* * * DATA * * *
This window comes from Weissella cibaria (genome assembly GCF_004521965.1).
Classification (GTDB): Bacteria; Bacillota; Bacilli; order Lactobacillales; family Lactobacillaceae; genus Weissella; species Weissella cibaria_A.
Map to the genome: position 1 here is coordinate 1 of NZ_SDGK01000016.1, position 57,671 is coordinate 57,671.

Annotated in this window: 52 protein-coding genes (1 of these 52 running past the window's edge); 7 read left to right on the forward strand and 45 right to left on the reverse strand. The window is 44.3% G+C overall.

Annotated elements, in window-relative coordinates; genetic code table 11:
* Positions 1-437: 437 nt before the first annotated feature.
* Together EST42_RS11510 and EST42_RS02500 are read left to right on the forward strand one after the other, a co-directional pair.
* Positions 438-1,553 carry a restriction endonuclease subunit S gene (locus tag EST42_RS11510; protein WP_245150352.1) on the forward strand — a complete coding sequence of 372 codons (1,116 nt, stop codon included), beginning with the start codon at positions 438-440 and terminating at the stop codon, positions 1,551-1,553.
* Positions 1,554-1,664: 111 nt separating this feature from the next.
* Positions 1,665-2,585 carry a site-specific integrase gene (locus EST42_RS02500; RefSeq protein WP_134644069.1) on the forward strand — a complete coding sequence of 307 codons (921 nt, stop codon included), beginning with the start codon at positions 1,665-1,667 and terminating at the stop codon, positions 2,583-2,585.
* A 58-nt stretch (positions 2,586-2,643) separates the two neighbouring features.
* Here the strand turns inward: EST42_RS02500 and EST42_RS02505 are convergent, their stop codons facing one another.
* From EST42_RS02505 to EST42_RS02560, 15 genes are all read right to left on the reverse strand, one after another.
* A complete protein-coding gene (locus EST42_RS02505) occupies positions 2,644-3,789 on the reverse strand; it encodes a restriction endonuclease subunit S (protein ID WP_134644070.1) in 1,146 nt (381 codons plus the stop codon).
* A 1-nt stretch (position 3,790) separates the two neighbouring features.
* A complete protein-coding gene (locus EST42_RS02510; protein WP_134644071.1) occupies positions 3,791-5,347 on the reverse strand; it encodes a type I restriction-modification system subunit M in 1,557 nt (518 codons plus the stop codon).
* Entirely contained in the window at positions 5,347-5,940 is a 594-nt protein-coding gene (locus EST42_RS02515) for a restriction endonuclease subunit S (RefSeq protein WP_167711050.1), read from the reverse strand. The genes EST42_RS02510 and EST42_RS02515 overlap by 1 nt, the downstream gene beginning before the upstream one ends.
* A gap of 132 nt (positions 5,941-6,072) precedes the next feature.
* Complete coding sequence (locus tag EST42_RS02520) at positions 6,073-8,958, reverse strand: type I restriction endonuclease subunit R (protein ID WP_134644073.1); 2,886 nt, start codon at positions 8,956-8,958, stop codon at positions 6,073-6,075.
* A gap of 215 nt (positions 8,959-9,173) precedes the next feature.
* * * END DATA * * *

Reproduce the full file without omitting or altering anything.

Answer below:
This window comes from Weissella cibaria (genome assembly GCF_004521965.1).
Classification (GTDB): Bacteria; Bacillota; Bacilli; order Lactobacillales; family Lactobacillaceae; genus Weissella; species Weissella cibaria_A.
Map to the genome: position 1 here is coordinate 1 of NZ_SDGK01000016.1, position 57,671 is coordinate 57,671.

Annotated in this window: 52 protein-coding genes (1 of these 52 running past the window's edge); 7 read left to right on the forward strand and 45 right to left on the reverse strand. The window is 44.3% G+C overall.

Annotated elements, in window-relative coordinates; genetic code table 11:
* Positions 1-437: 437 nt before the first annotated feature.
* Together EST42_RS11510 and EST42_RS02500 are read left to right on the forward strand one after the other, a co-directional pair.
* Positions 438-1,553 carry a restriction endonuclease subunit S gene (locus tag EST42_RS11510; protein WP_245150352.1) on the forward strand — a complete coding sequence of 372 codons (1,116 nt, stop codon included), beginning with the start codon at positions 438-440 and terminating at the stop codon, positions 1,551-1,553.
* Positions 1,554-1,664: 111 nt separating this feature from the next.
* Positions 1,665-2,585 carry a site-specific integrase gene (locus EST42_RS02500; RefSeq protein WP_134644069.1) on the forward strand — a complete coding sequence of 307 codons (921 nt, stop codon included), beginning with the start codon at positions 1,665-1,667 and terminating at the stop codon, positions 2,583-2,585.
* A 58-nt stretch (positions 2,586-2,643) separates the two neighbouring features.
* Here the strand turns inward: EST42_RS02500 and EST42_RS02505 are convergent, their stop codons facing one another.
* From EST42_RS02505 to EST42_RS02560, 15 genes are all read right to left on the reverse strand, one after another.
* A complete protein-coding gene (locus EST42_RS02505) occupies positions 2,644-3,789 on the reverse strand; it encodes a restriction endonuclease subunit S (protein ID WP_134644070.1) in 1,146 nt (381 codons plus the stop codon).
* A 1-nt stretch (position 3,790) separates the two neighbouring features.
* A complete protein-coding gene (locus EST42_RS02510; protein WP_134644071.1) occupies positions 3,791-5,347 on the reverse strand; it encodes a type I restriction-modification system subunit M in 1,557 nt (518 codons plus the stop codon).
* Entirely contained in the window at positions 5,347-5,940 is a 594-nt protein-coding gene (locus EST42_RS02515) for a restriction endonuclease subunit S (RefSeq protein WP_167711050.1), read from the reverse strand. The genes EST42_RS02510 and EST42_RS02515 overlap by 1 nt, the downstream gene beginning before the upstream one ends.
* A gap of 132 nt (positions 5,941-6,072) precedes the next feature.
* Complete coding sequence (locus tag EST42_RS02520) at positions 6,073-8,958, reverse strand: type I restriction endonuclease subunit R (protein ID WP_134644073.1); 2,886 nt, start codon at positions 8,956-8,958, stop codon at positions 6,073-6,075.
* A gap of 215 nt (positions 8,959-9,173) precedes the next feature.